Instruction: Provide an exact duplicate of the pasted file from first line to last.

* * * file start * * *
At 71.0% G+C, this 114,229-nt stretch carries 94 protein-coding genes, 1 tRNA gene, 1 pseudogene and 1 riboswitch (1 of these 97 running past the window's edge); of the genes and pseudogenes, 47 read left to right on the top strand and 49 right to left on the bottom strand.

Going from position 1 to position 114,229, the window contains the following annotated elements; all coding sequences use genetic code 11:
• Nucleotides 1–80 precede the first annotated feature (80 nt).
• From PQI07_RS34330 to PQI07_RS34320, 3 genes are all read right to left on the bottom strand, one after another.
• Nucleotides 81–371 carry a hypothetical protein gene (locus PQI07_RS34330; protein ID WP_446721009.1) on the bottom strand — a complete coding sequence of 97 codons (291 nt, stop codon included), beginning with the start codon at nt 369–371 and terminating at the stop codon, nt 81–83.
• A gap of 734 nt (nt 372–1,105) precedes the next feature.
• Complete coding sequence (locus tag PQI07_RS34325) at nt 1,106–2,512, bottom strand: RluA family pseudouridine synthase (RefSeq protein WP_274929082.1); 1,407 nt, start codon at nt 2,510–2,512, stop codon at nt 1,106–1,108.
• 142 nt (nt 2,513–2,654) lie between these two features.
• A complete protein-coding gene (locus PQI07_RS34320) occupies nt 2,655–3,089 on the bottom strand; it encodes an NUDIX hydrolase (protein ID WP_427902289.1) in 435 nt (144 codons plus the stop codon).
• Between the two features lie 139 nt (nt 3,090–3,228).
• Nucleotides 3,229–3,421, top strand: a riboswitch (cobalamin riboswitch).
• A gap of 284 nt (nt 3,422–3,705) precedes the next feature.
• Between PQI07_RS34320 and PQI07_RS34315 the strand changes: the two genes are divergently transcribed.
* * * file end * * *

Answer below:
At 71.0% G+C, this 114,229-nt stretch carries 94 protein-coding genes, 1 tRNA gene, 1 pseudogene and 1 riboswitch (1 of these 97 running past the window's edge); of the genes and pseudogenes, 47 read left to right on the top strand and 49 right to left on the bottom strand.

Going from position 1 to position 114,229, the window contains the following annotated elements; all coding sequences use genetic code 11:
• Nucleotides 1–80 precede the first annotated feature (80 nt).
• From PQI07_RS34330 to PQI07_RS34320, 3 genes are all read right to left on the bottom strand, one after another.
• Nucleotides 81–371 carry a hypothetical protein gene (locus PQI07_RS34330; protein ID WP_446721009.1) on the bottom strand — a complete coding sequence of 97 codons (291 nt, stop codon included), beginning with the start codon at nt 369–371 and terminating at the stop codon, nt 81–83.
• A gap of 734 nt (nt 372–1,105) precedes the next feature.
• Complete coding sequence (locus tag PQI07_RS34325) at nt 1,106–2,512, bottom strand: RluA family pseudouridine synthase (RefSeq protein WP_274929082.1); 1,407 nt, start codon at nt 2,510–2,512, stop codon at nt 1,106–1,108.
• 142 nt (nt 2,513–2,654) lie between these two features.
• A complete protein-coding gene (locus PQI07_RS34320) occupies nt 2,655–3,089 on the bottom strand; it encodes an NUDIX hydrolase (protein ID WP_427902289.1) in 435 nt (144 codons plus the stop codon).
• Between the two features lie 139 nt (nt 3,090–3,228).
• Nucleotides 3,229–3,421, top strand: a riboswitch (cobalamin riboswitch).
• A gap of 284 nt (nt 3,422–3,705) precedes the next feature.
• Between PQI07_RS34320 and PQI07_RS34315 the strand changes: the two genes are divergently transcribed.